"You're dead for a real long time. You just can't prevent it. So if money can't buy happiness, I guess I'll have to rent it." -- "WEIRD AL" YANKOVIC
To paraphrase one Tom Servo, some films simply defy the laws of sequential occurrence in space and time. Such a film is Amy Heckerling's 1984 sophomore effort, Johnny Dangerously. Why did 20th Century Fox feel that America needed or wanted an Airplane!-type spoof of melodramatic 1930s gangster pictures, specifically those of James Cagney? As it turned out, the film died a quick and ignoble death, shunned by critics and audiences alike one grim September before finding a marginal place in the pop culture landscape as a perennial time-slot filler on local TV stations and a semi-cult favorite on home video. When viewed objectively in 2010, Johnny Dangerously seems like a well-intentioned near-miss, chockablock with spirited comic performances, endearingly baroque touches, and memorable running gags, yet somehow missing that indefinable spark of creative genius that elevates a film to the level of a classic. And yet, for some nebulous reason, the film holds a mysterious, hard-to-explain charm. I myself have fallen under the film's sway to some degree and have watched it several times in preparation of this very article. Why? What is the secret of Johnny Dangerously?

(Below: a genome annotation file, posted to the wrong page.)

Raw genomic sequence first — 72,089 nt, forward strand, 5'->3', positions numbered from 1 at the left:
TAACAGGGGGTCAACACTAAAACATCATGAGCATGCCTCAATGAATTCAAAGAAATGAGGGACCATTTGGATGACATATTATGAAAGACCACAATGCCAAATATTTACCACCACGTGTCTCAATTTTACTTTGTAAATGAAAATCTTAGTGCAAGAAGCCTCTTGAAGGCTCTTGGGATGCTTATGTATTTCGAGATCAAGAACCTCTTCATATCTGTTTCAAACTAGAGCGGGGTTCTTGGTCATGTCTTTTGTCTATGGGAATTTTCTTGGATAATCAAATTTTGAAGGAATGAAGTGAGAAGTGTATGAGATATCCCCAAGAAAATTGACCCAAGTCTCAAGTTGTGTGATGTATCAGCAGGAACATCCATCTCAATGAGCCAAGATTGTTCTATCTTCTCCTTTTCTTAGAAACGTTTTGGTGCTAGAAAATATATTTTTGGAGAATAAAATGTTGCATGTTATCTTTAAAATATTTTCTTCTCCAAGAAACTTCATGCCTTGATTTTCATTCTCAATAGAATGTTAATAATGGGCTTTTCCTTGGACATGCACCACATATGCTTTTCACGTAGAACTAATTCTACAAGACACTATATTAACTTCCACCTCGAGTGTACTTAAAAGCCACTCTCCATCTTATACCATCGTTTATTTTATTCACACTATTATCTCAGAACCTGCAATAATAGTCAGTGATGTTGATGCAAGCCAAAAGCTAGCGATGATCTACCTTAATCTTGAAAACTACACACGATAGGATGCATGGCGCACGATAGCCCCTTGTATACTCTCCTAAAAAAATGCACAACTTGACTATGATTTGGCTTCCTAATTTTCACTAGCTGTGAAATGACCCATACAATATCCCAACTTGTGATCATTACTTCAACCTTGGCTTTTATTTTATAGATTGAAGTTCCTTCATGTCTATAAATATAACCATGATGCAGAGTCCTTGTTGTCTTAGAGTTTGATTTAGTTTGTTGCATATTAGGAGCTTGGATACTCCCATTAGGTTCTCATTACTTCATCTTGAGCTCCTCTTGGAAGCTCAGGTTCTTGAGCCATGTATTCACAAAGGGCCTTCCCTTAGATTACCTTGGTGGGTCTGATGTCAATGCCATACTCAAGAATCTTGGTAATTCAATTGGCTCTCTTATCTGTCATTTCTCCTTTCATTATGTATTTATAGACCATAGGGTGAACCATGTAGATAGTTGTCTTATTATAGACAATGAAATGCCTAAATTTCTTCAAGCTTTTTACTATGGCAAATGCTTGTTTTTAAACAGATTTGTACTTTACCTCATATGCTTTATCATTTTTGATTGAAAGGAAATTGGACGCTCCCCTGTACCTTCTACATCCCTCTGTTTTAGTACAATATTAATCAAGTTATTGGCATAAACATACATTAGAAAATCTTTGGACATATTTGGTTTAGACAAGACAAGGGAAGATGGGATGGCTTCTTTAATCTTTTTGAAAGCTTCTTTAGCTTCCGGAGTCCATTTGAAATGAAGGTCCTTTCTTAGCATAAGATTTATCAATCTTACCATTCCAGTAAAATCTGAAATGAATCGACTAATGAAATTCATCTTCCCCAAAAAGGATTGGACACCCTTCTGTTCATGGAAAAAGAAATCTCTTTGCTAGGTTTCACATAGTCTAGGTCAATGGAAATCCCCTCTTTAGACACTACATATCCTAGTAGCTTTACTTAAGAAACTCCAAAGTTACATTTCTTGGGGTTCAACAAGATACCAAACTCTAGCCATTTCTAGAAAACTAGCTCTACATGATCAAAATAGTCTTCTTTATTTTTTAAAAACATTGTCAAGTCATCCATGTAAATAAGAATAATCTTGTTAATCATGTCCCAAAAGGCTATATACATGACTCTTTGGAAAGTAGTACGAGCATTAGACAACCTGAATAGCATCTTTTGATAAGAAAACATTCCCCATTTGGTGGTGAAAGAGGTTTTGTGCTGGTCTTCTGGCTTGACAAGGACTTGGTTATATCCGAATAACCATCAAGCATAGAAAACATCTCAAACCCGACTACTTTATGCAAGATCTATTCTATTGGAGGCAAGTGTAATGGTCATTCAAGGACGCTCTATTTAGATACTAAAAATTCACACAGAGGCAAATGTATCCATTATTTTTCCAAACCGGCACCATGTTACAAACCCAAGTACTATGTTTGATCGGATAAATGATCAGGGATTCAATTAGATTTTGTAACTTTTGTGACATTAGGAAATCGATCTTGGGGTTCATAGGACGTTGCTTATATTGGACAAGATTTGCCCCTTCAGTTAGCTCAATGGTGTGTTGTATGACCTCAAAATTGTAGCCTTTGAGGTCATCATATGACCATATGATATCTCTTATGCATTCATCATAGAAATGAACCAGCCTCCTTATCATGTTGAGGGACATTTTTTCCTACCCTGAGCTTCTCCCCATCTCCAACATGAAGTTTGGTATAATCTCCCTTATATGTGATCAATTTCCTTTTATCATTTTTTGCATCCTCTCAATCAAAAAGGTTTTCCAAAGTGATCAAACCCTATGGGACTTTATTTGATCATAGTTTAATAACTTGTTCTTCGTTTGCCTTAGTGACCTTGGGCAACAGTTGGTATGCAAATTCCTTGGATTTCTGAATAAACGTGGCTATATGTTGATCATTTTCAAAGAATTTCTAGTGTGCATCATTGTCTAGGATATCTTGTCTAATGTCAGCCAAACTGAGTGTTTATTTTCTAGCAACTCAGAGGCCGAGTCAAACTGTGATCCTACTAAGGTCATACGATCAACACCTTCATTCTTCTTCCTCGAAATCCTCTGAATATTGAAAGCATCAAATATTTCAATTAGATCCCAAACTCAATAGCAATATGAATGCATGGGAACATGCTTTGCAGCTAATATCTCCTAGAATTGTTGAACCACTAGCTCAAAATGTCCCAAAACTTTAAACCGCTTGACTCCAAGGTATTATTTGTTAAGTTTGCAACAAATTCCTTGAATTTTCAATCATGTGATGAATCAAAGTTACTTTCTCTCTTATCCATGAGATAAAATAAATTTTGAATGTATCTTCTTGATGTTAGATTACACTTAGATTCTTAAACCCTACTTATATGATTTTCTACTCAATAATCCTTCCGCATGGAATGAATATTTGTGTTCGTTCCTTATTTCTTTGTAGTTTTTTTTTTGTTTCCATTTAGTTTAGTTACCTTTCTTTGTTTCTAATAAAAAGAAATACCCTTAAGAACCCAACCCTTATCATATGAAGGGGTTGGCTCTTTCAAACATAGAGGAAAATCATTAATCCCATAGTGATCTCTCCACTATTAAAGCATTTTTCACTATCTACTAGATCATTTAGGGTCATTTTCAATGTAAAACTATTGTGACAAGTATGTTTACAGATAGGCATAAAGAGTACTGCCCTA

To answer that question, I have made rather a study of this curious film -- unscientific, yes, but earnest in its diligence nevertheless. Herewith, I present (with very minimal attempt at organization) my observations on Johnny Dangerously. I hope you will find them edifying.